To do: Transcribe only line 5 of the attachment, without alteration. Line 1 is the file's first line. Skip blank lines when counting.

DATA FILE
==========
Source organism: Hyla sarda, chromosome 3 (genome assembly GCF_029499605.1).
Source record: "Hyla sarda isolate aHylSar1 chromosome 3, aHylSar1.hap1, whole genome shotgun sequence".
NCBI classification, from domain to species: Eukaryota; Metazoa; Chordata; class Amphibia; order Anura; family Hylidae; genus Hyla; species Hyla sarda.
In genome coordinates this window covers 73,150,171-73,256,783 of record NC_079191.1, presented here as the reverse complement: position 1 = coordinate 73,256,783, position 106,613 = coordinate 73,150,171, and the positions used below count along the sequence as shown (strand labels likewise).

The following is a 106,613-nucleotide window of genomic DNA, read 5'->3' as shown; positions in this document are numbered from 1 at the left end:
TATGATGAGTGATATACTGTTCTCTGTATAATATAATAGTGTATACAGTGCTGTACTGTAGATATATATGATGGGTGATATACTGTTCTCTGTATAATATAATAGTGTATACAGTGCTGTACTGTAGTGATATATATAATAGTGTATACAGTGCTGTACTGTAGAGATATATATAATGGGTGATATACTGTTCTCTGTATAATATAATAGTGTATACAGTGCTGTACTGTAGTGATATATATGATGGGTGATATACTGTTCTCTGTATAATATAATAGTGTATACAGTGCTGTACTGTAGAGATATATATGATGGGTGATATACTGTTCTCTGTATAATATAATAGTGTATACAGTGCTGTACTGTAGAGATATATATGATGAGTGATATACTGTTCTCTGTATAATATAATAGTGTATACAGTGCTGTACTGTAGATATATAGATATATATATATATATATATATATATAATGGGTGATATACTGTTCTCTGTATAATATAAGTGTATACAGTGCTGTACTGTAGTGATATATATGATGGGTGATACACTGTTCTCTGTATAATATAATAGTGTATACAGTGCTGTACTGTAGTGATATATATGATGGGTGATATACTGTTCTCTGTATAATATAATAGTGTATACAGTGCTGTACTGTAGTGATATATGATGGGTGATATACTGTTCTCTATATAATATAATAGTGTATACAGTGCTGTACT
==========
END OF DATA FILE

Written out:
The following is a 106,613-nucleotide window of genomic DNA, read 5'->3' as shown; positions in this document are numbered from 1 at the left end: